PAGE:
A few years ago, I realized that there were many things I've always wanted to do and learn, but never took the time. Some of these things come from as far back as when I was a kid, but I never had the time or the opportunity to pursue them.
So...I took up Snowboarding. Now, a 38 year old on a snowboard for the first time is a comical thing to see. After a few years and a couple mishaps where I smashed my knee real good and almost knocked myself out even though I was wearing a helmet (thankfully), I decided that I scratched that itch enough and should move on.
So...I decided to build a robot. Oh yeah, it was going to do everything and I knew exactly what I wanted to do. I realized that I knew bupkis about anything to do with electronics and mechanical engineering. I did know that I have some significant skills as a programmer, so I hoped that would help compensate for my other deficiencies.
In programming, things are on and off, true or false; values are known and don't deviate. I came to find out that it is not the same in the real world of electronics and mechanics. No amount of programming prowess was going to compensate for my electronics and mechanical newb-ness. I was going to have to learn how to reign in an analog world into a digital format that I can work with.
So...I decided to learn electronics. Digital electronics, at first, because it fits best into my digital view of the world. I went through the whole breadboard , then toner transfer, etching, and building my own circuits. I've learned a lot in this journey.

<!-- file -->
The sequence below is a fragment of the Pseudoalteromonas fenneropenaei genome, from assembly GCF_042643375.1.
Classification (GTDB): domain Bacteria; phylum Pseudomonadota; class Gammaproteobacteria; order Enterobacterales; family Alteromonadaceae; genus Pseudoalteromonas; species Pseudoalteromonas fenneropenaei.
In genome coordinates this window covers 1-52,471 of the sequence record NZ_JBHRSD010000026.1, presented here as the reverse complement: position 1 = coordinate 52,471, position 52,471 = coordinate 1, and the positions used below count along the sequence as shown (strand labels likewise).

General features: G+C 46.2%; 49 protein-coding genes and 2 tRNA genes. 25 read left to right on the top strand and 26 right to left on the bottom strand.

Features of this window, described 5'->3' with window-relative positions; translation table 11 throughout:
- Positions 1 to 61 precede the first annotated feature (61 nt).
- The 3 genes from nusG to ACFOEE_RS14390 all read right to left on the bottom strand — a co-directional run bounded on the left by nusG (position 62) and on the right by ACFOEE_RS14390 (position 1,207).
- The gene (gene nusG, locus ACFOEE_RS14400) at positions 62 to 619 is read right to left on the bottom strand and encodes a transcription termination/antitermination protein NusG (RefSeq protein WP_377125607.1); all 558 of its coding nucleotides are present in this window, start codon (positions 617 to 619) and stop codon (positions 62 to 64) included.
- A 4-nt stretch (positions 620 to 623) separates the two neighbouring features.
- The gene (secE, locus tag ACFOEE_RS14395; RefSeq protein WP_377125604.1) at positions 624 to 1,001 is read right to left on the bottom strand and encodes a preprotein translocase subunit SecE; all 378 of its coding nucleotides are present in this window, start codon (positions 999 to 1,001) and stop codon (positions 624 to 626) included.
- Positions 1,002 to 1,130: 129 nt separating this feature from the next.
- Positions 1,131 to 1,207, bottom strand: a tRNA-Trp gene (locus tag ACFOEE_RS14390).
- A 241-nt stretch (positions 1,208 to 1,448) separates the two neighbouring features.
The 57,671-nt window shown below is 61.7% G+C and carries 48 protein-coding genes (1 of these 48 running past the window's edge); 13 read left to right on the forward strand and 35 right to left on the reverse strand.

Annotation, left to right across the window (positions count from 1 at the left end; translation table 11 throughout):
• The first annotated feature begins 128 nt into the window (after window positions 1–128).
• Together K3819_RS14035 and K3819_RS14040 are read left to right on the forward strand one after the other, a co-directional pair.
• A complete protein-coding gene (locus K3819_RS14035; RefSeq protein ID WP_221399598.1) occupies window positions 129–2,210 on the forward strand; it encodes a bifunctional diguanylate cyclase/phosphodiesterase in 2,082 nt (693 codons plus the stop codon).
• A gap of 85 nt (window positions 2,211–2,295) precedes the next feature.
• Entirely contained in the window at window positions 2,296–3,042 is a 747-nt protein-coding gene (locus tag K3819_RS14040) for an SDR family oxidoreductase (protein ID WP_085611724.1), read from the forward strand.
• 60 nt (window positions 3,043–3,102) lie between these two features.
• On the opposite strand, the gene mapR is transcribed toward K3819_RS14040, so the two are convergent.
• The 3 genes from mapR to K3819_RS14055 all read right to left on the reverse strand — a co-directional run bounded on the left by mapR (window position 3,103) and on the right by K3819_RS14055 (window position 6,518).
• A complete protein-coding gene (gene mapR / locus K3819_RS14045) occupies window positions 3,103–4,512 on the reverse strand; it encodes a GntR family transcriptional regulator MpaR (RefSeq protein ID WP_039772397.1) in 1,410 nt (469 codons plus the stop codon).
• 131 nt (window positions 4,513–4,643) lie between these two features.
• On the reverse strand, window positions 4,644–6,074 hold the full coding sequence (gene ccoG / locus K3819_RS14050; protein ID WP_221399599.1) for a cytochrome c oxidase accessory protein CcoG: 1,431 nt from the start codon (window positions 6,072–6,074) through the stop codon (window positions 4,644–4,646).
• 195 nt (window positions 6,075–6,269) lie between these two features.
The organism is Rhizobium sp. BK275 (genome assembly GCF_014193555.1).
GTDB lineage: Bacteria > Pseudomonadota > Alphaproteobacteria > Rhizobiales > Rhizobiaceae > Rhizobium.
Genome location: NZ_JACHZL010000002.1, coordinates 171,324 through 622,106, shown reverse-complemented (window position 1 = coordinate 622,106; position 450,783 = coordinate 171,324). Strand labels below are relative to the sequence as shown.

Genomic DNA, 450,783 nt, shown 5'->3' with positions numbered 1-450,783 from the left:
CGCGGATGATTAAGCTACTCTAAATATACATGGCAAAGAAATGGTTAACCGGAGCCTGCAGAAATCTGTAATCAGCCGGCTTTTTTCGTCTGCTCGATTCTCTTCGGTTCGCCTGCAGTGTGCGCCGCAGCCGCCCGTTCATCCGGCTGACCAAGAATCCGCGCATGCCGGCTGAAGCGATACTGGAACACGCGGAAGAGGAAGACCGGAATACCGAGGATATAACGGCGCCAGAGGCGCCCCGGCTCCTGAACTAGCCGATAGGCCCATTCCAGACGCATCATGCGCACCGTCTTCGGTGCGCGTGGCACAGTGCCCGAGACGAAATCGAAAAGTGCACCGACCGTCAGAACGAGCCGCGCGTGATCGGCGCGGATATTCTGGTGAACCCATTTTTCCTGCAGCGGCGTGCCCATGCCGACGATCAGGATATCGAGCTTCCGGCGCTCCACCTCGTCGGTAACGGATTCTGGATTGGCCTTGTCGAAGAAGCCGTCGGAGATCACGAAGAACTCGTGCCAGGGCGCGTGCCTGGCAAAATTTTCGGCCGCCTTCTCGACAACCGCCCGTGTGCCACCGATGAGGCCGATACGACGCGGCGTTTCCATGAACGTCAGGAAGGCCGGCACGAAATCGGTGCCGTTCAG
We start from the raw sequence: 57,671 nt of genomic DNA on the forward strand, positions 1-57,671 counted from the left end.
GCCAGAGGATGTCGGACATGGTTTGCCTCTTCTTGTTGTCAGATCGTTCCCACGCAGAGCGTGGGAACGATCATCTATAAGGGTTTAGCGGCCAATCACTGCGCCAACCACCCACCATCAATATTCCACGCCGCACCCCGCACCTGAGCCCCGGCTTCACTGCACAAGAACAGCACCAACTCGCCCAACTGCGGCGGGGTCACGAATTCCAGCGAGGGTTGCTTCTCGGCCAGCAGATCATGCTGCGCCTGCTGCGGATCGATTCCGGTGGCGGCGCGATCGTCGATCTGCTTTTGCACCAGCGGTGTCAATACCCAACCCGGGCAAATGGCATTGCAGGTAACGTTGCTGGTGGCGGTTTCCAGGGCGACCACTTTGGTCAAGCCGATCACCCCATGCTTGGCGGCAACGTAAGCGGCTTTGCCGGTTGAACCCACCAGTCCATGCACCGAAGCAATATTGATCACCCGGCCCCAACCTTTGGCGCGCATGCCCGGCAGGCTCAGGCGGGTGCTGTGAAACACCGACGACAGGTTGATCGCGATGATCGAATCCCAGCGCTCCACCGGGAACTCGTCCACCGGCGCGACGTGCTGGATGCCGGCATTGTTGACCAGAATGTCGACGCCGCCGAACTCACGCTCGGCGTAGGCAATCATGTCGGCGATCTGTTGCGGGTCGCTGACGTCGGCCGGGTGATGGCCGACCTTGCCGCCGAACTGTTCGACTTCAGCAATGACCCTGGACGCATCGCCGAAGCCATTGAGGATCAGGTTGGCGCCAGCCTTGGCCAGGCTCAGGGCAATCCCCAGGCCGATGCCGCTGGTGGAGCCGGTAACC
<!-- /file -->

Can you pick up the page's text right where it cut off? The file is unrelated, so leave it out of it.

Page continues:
So...I decided to scrap the robot project. Why? Well, to be blunt, most robots I saw during my journey in electronics fell short of the expectations I would have for myself. Some stood out, but it was clear that there was a significant amount of electronics, mechanics, and programming skill behind them that I felt I simply didn't have at this point. What to do then?
Well, I figured I should hone my electronics skills by building a project of significant complexity in electronics. Next I should hone my mechanics skills by building a project of significant complexity in mechanics. For my first project, I decided that I should build an electronic scoreboard for my daughter's softball team. The beauty of this project is that it involves almost no mechanics whatsoever. That way my lack of experience with mechanics won't stall the project.
This is where I am today. Building the scoreboard. And this blog is my attempt at documenting my successes and my failures. Along the way, I expect to be able to post valuable information for others to use, and hopefully I can also see some feedback from the community for improvements to my project.
I have many other interests and projects going on, so you may see much more than just the scoreboard on here. Feel free to enjoy my other ramblings as well.
Thanks for reading!